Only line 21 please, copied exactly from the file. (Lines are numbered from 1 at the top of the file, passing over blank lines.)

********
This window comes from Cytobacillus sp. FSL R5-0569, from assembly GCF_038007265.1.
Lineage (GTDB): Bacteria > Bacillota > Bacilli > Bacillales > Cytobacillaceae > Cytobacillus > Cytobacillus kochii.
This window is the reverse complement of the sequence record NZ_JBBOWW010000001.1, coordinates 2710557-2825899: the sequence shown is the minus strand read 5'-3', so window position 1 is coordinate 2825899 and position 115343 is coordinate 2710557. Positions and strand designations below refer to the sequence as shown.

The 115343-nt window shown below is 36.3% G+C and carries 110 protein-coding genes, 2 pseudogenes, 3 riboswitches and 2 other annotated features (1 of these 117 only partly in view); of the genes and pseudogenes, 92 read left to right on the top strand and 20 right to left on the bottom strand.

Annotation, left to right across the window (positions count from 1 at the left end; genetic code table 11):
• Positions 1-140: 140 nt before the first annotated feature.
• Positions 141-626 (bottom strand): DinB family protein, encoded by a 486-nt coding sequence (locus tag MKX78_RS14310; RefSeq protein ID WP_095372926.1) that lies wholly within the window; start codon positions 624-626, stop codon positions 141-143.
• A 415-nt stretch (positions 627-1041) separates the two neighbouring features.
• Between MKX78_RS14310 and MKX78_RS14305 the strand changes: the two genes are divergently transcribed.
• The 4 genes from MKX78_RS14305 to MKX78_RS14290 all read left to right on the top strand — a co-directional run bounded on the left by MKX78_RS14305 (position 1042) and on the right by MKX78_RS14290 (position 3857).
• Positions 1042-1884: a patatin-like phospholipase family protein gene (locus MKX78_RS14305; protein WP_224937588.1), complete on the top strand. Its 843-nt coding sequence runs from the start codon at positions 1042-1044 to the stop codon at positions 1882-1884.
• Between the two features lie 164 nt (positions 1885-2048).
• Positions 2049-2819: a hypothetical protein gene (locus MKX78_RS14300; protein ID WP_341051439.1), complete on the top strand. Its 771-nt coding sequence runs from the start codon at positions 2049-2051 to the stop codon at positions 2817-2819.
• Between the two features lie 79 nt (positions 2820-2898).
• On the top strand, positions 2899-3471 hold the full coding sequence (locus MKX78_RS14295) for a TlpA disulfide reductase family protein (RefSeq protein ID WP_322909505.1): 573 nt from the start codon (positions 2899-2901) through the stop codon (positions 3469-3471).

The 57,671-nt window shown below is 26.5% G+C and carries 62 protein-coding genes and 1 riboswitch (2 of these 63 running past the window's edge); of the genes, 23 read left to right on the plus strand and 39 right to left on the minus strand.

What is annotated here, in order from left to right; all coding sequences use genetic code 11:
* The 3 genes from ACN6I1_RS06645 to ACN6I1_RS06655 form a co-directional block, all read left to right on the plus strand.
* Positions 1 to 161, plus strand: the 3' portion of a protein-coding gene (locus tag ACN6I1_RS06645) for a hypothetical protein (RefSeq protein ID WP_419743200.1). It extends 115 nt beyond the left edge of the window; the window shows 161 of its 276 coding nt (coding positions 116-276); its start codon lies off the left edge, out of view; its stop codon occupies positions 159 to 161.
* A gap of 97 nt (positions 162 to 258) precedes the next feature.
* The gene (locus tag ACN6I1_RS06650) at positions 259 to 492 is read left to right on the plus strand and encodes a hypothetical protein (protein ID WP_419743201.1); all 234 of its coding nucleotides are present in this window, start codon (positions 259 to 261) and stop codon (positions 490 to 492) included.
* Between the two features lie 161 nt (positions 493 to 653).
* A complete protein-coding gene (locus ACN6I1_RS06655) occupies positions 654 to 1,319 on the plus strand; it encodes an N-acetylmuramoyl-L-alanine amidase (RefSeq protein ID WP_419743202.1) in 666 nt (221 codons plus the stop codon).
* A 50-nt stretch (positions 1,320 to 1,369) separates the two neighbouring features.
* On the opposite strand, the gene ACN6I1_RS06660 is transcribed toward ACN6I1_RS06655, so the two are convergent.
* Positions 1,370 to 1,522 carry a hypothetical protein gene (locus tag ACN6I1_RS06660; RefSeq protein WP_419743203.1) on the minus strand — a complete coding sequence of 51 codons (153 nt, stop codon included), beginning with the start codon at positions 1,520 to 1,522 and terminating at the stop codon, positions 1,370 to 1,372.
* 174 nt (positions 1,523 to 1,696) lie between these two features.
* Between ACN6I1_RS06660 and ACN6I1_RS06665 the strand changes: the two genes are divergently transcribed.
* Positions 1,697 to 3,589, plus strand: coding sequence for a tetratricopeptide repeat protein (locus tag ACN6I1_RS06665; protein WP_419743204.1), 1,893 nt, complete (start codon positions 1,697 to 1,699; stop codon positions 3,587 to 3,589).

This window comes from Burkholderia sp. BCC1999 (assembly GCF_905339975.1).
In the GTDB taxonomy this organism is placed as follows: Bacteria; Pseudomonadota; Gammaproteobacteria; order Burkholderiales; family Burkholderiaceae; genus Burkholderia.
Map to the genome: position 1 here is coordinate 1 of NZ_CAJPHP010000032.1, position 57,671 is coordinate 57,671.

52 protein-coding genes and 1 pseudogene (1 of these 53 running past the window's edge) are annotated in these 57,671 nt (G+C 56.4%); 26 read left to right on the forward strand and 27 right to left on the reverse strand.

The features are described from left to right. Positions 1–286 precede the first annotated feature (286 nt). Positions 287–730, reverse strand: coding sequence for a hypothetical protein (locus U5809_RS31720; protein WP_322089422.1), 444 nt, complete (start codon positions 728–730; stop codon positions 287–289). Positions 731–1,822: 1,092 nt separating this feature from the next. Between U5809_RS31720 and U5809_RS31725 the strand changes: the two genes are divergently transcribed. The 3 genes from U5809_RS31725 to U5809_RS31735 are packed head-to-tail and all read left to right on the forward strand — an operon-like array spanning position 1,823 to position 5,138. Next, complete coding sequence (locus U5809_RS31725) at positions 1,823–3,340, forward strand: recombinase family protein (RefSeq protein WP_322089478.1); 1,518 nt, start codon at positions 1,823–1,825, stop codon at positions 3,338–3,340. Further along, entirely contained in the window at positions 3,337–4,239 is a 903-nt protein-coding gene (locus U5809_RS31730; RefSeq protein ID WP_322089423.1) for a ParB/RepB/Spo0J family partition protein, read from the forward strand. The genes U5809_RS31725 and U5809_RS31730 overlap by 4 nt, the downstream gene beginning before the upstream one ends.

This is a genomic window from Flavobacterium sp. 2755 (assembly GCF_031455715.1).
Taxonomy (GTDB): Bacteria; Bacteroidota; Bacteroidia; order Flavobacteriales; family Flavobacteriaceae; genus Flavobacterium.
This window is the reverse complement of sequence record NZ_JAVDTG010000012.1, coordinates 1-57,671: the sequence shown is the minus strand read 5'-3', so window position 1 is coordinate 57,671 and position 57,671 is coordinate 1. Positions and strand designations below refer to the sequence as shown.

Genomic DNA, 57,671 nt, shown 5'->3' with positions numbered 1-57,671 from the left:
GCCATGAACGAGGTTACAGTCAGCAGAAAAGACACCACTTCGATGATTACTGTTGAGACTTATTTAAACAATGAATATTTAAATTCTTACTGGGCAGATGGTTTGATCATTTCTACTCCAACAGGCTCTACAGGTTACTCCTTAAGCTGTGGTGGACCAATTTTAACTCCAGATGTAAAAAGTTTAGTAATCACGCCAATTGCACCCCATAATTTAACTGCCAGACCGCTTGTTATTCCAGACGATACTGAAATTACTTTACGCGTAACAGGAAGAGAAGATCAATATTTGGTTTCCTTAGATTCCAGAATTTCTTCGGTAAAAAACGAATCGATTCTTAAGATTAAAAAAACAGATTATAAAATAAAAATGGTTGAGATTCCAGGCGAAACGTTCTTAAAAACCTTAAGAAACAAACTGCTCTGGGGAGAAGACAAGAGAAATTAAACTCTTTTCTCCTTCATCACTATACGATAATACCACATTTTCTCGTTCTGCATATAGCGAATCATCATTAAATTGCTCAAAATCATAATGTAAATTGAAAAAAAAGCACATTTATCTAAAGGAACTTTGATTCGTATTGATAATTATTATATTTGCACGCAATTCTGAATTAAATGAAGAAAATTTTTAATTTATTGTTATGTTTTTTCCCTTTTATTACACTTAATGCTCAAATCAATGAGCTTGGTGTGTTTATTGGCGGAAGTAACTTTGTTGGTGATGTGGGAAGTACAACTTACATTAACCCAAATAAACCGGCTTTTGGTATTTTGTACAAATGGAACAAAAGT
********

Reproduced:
* The gene (locus tag ACN6I1_RS06650) at positions 259 to 492 is read left to right on the plus strand and encodes a hypothetical protein (protein ID WP_419743201.1); all 234 of its coding nucleotides are present in this window, start codon (positions 259 to 261) and stop codon (positions 490 to 492) included.